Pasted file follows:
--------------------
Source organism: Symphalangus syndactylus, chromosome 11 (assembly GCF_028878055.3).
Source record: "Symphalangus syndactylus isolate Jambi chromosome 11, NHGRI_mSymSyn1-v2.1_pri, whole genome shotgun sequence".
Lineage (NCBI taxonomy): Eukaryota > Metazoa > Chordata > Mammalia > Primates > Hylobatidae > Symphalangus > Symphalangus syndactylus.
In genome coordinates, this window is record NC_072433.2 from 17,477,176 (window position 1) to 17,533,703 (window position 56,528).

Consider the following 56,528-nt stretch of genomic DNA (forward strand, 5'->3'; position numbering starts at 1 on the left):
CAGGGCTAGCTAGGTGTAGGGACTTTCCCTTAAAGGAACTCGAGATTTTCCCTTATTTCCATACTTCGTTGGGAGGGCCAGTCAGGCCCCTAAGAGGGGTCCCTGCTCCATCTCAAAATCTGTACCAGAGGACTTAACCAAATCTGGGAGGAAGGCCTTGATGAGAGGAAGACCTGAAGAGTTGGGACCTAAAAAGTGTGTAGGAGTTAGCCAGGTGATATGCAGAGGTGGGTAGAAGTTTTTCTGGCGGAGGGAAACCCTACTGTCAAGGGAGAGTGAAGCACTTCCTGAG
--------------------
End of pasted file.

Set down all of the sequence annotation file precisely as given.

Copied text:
Source organism: Symphalangus syndactylus, chromosome 11 (assembly GCF_028878055.3).
Source record: "Symphalangus syndactylus isolate Jambi chromosome 11, NHGRI_mSymSyn1-v2.1_pri, whole genome shotgun sequence".
Lineage (NCBI taxonomy): Eukaryota > Metazoa > Chordata > Mammalia > Primates > Hylobatidae > Symphalangus > Symphalangus syndactylus.
In genome coordinates, this window is record NC_072433.2 from 17,477,176 (window position 1) to 17,533,703 (window position 56,528).

Consider the following 56,528-nt stretch of genomic DNA (forward strand, 5'->3'; position numbering starts at 1 on the left):
CAGGGCTAGCTAGGTGTAGGGACTTTCCCTTAAAGGAACTCGAGATTTTCCCTTATTTCCATACTTCGTTGGGAGGGCCAGTCAGGCCCCTAAGAGGGGTCCCTGCTCCATCTCAAAATCTGTACCAGAGGACTTAACCAAATCTGGGAGGAAGGCCTTGATGAGAGGAAGACCTGAAGAGTTGGGACCTAAAAAGTGTGTAGGAGTTAGCCAGGTGATATGCAGAGGTGGGTAGAAGTTTTTCTGGCGGAGGGAAACCCTACTGTCAAGGGAGAGTGAAGCACTTCCTGAG